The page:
In: Journal of Pediatrics, Vol. 167, No. 4, 01.10.2015, p. 881-885.

Research output: Contribution to journalArticle

Nadeem, S, Hashmat, S, Defreitas, MJ, Westreich, KD, Shatat, IF, Selewski, DT, Onder, AM, Chiang, M, Weaver, DJ, Steinke, J, Barcia, J, Hernandez, J, Hidalgo, G, Ingraham, SE, Abitbol, C, Pan, C & Greenbaum, LA 2015, 'Renin Angiotensin System Blocker Fetopathy: A Midwest Pediatric Nephrology Consortium Report', Journal of Pediatrics, vol. 167, no. 4, pp. 881-885. https://doi.org/10.1016/j.jpeds.2015.05.045
Nadeem S, Hashmat S, Defreitas MJ, Westreich KD, Shatat IF, Selewski DT et al. Renin Angiotensin System Blocker Fetopathy: A Midwest Pediatric Nephrology Consortium Report. Journal of Pediatrics. 2015 Oct 1;167(4):881-885. https://doi.org/10.1016/j.jpeds.2015.05.045
Nadeem, Shahid ; Hashmat, Shireen ; Defreitas, Marissa J. ; Westreich, Katherine D. ; Shatat, Ibrahim F. ; Selewski, David T. ; Onder, Ali M. ; Chiang, Myra ; Weaver, Donald J. ; Steinke, Julia ; Barcia, John ; Hernandez, Joel ; Hidalgo, Guillermo ; Ingraham, Susan E. ; Abitbol, Carolyn ; Pan, Cynthia ; Greenbaum, Larry A. / Renin Angiotensin System Blocker Fetopathy : A Midwest Pediatric Nephrology Consortium Report. In: Journal of Pediatrics. 2015 ; Vol. 167, No. 4. pp. 881-885.
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AU - Nadeem, Shahid

AU - Hashmat, Shireen

AU - Defreitas, Marissa J.

AU - Westreich, Katherine D.

AU - Shatat, Ibrahim F.

AU - Selewski, David T.

AU - Onder, Ali M.

AU - Chiang, Myra

AU - Weaver, Donald J.

AU - Steinke, Julia

AU - Barcia, John

AU - Hernandez, Joel

AU - Hidalgo, Guillermo

AU - Ingraham, Susan E.

AU - Abitbol, Carolyn

AU - Pan, Cynthia

AU - Greenbaum, Larry A.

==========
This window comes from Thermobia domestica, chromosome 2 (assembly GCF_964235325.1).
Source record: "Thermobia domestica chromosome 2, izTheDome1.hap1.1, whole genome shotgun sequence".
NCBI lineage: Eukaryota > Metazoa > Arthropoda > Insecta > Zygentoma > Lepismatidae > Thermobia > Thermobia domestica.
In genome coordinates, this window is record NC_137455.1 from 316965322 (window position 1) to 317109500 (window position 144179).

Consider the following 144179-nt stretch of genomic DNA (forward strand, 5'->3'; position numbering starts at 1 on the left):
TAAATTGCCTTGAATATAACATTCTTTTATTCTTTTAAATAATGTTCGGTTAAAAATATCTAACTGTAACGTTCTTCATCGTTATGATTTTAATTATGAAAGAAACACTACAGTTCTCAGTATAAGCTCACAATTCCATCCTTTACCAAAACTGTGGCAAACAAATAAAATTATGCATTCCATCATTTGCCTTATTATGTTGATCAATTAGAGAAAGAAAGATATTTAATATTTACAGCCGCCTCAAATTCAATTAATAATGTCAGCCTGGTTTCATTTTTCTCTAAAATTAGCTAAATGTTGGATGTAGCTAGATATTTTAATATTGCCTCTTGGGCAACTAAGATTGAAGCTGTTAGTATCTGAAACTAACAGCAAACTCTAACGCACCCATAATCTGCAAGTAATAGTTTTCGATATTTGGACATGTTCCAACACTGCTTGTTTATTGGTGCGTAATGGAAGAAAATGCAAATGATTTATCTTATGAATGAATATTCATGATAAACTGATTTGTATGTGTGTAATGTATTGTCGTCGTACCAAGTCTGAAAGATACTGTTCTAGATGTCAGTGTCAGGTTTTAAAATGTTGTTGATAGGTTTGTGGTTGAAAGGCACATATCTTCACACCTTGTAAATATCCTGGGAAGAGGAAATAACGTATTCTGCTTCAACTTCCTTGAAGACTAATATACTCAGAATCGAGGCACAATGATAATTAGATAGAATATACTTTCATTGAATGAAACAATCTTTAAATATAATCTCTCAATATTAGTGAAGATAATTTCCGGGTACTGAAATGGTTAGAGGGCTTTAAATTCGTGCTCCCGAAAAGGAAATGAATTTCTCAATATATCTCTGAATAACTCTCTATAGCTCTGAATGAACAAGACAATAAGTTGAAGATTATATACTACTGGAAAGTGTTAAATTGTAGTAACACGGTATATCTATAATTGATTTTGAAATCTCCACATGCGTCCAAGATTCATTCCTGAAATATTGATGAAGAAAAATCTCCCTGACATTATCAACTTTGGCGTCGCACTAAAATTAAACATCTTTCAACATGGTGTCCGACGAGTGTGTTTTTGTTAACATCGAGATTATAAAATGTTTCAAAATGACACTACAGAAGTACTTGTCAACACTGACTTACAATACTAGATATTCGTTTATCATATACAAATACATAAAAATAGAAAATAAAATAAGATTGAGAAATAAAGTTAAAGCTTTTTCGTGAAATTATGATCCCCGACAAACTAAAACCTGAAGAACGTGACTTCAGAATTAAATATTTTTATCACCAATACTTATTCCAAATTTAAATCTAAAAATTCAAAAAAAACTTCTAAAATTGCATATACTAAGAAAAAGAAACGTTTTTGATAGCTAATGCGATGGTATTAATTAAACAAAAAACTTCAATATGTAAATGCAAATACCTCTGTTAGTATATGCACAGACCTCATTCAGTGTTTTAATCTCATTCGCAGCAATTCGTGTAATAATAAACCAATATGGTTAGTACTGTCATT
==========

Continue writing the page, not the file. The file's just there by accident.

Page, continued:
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N2 - OBJECTIVES: Fetuses continue to be exposed to renin angiotensin system (RAS) blockers despite their known teratogenicity and a black box warning. We hypothesized that fetopathy from in utero exposure to RAS blockers has a broader spectrum of clinical manifestations than described previously and that there are a variety of clinical scenarios leading to such exposures.STUDY DESIGN: This was a retrospective study performed through the Midwest Pediatric Nephrology Consortium. Cases of RAS blocker fetopathy were identified, with determination of renal and extrarenal manifestations, timing of exposure, and the explanation for the fetal exposure.RESULTS: Twenty-four cases were identified. RAS blocker exposure after the first trimester was associated with more severe renal manifestations. Chronic dialysis or kidney transplantation was required in 8 of 17 (47%) patients with RAS blocker exposure after the first trimester and 0 of 7 patients with exposure restricted to the first trimester (P = .05). Extrarenal manifestations, some not previously noted in the literature, included central nervous system anomalies (cystic encephalomalacia, cortical blindness, sensorineural hearing loss, arachnoid cysts) and pulmonary complications (pneumothorax, pneumomediastinum). RAS blocker exposure usually was secondary to absent or poor prenatal care or undiagnosed pregnancy.CONCLUSION: RAS blocker fetopathy continues to be a cause of considerable morbidity, with more severe renal manifestations associated with exposure after the first trimester. A variety of significant extrarenal manifestations occur in these patients. Clinicians should emphasize the risk of fetopathy when prescribing RAS blockers to women of childbearing age.